One week ago we quoted IRS Commissioner John Koskinen who said the rollout of FATCA was likely to have “glitches”. Notwithstanding a critical Treasury watchdog report questioning the readiness of the IRS, Commissioner Koskinen promised that his agency would be ready. One week later and we are beginning to question just how ready.
FATCA is short for the Foreign Account Tax Compliance Act. Conceived as an anti-tax evasion law and passed in 2010, the law requires US taxpayers to report certain foreign financial holdings. Beginning July 1st, the law also requires foreign banks and other financial institutions to begin reviewing their accounts and reporting those with ties to the United States.
The taxpayer side of FATCA began over a year ago. There were very few glitches but American taxpayers had already been required to report foreign accounts for decades. Beginning 2 years ago, taxpayers had to report certain foreign accounts on both an FBAR form (short for Report of Foreign Bank and Financial Accounts) and on IRS Form 8938, the so-called FATCA form. The data was mostly duplicative and probably explains why there were few problems.
The FBAR form is filed separately from one’s tax return and must be filed electronically. The FATCA form 8938 can be filed with a taxpayer’s income tax return.
The next phase of FATCA is the bank reporting phase. That begins on July 1st. Unfortunately, it appears the IRS truly is not ready.
Recently the IRS issued the FATCA form for banks, Form 8966. Unfortunately, the form has no instructions. With less than 90 days before the new law kicks in, banks are very nervous. Banks must spend millions to upgrade their computer systems to handle the new FATCA data requirements. With less than 3 months to go, the IRS still hasn’t fully explained what information is needed and how it must be reported.
The FATCA Form 8966 isn’t the only banking form still not finalized. The W8-BEN-E form, which is the Certificate of Status of Beneficial Owner for United States Tax Withholding and Reporting, still doesn’t have instructions. The IRS website says they will be available “soon.”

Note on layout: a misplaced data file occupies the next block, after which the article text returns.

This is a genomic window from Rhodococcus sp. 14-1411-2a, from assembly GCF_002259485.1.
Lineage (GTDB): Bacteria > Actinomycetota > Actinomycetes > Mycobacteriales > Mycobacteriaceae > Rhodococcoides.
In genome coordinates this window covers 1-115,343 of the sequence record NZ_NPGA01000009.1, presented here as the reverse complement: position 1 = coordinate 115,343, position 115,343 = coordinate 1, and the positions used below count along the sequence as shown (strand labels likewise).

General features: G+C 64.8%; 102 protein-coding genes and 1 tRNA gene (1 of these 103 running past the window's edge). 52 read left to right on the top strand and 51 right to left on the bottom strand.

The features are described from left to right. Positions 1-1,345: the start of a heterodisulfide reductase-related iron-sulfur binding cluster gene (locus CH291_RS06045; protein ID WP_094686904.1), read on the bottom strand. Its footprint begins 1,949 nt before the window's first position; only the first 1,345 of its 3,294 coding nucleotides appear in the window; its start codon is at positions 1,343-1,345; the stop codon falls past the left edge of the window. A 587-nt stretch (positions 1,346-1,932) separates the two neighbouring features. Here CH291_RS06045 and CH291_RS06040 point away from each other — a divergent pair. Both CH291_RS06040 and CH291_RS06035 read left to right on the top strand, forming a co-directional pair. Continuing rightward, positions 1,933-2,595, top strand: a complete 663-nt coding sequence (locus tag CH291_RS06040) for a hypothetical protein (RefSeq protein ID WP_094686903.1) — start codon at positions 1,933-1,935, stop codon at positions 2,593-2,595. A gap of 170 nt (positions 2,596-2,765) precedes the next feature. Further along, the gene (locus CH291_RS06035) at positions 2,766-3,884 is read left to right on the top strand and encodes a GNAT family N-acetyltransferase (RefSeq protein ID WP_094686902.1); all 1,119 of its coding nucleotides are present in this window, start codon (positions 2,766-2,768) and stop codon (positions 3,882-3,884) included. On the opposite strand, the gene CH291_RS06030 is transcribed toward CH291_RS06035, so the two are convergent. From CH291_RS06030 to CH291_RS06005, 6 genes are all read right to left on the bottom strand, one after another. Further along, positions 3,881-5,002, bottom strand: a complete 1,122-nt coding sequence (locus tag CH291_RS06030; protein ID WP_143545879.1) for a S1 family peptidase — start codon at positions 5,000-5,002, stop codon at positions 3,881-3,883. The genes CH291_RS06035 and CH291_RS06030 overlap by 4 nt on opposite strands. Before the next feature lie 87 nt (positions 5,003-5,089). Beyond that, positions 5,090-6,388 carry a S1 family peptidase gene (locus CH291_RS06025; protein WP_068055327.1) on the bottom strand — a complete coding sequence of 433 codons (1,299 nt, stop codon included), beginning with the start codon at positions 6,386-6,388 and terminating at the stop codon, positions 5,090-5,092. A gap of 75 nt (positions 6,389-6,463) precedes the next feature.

The W8-BEN-E form is quite complex and is 10 pages long. Banks are worried that by the time the IRS finally issues instructions there simply won’t be enough time to reprogram their computers and design effective compliance procedures.
Several banking industry groups repeatedly asked the IRS to postpone FATCA. Their pleas fell on deaf ears. Now their worse fears are coming true. No instructions, no guidance and very little time to comply with the law.
Although the second phase of FATCA is directed towards banks, there has been an impact on taxpayers. Many foreign banks and brokerage firms have been refusing to open accounts for folks with ties to the United States. Some are even closing existing accounts. We believe much of that is due to the uncertainty about the rules and frustration with the IRS.
While most Americans don’t have foreign accounts, there are millions of green card holders, foreign born Americans, US businesses with offshore branches, dual nationals and American expats living overseas that rely on offshore accounts. FATCA has become a huge inconvenience for these folks. In some extreme cases, banks have pulled credit lines from these folks due to the legal uncertainties.
If you have an unreported foreign account or questions about FATCA or FBARs, give one of our FBAR lawyers a call. We also assist offshore banks, insurance companies and brokerage firms with compliance questions.
Post by Brian Mahany, Esq.